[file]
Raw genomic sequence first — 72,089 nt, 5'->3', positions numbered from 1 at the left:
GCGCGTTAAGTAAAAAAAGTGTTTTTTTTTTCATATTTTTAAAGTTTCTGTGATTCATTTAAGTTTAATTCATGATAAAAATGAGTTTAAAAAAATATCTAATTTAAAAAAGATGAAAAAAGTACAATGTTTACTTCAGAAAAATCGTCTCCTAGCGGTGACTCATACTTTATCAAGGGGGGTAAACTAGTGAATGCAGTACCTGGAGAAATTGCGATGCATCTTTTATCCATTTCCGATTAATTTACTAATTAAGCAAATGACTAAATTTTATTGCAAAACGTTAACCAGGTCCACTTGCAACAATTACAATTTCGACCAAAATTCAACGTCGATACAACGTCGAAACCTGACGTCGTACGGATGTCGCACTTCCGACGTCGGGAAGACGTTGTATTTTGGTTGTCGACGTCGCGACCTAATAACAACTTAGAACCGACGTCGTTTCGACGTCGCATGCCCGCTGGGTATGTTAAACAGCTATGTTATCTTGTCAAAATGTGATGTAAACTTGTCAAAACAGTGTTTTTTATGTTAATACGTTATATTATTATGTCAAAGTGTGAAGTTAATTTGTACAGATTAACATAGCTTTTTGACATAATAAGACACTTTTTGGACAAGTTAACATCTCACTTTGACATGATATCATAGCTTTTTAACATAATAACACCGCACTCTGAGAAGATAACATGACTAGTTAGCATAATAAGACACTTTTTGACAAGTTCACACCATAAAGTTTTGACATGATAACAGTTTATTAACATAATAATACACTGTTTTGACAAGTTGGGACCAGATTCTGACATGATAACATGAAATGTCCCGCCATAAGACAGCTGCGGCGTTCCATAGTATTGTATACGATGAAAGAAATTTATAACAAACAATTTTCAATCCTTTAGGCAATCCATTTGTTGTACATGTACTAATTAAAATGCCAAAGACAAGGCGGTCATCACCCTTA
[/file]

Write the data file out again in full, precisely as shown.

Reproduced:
Raw genomic sequence first — 72,089 nt, 5'->3', positions numbered from 1 at the left:
GCGCGTTAAGTAAAAAAAGTGTTTTTTTTTTCATATTTTTAAAGTTTCTGTGATTCATTTAAGTTTAATTCATGATAAAAATGAGTTTAAAAAAATATCTAATTTAAAAAAGATGAAAAAAGTACAATGTTTACTTCAGAAAAATCGTCTCCTAGCGGTGACTCATACTTTATCAAGGGGGGTAAACTAGTGAATGCAGTACCTGGAGAAATTGCGATGCATCTTTTATCCATTTCCGATTAATTTACTAATTAAGCAAATGACTAAATTTTATTGCAAAACGTTAACCAGGTCCACTTGCAACAATTACAATTTCGACCAAAATTCAACGTCGATACAACGTCGAAACCTGACGTCGTACGGATGTCGCACTTCCGACGTCGGGAAGACGTTGTATTTTGGTTGTCGACGTCGCGACCTAATAACAACTTAGAACCGACGTCGTTTCGACGTCGCATGCCCGCTGGGTATGTTAAACAGCTATGTTATCTTGTCAAAATGTGATGTAAACTTGTCAAAACAGTGTTTTTTATGTTAATACGTTATATTATTATGTCAAAGTGTGAAGTTAATTTGTACAGATTAACATAGCTTTTTGACATAATAAGACACTTTTTGGACAAGTTAACATCTCACTTTGACATGATATCATAGCTTTTTAACATAATAACACCGCACTCTGAGAAGATAACATGACTAGTTAGCATAATAAGACACTTTTTGACAAGTTCACACCATAAAGTTTTGACATGATAACAGTTTATTAACATAATAATACACTGTTTTGACAAGTTGGGACCAGATTCTGACATGATAACATGAAATGTCCCGCCATAAGACAGCTGCGGCGTTCCATAGTATTGTATACGATGAAAGAAATTTATAACAAACAATTTTCAATCCTTTAGGCAATCCATTTGTTGTACATGTACTAATTAAAATGCCAAAGACAAGGCGGTCATCACCCTTA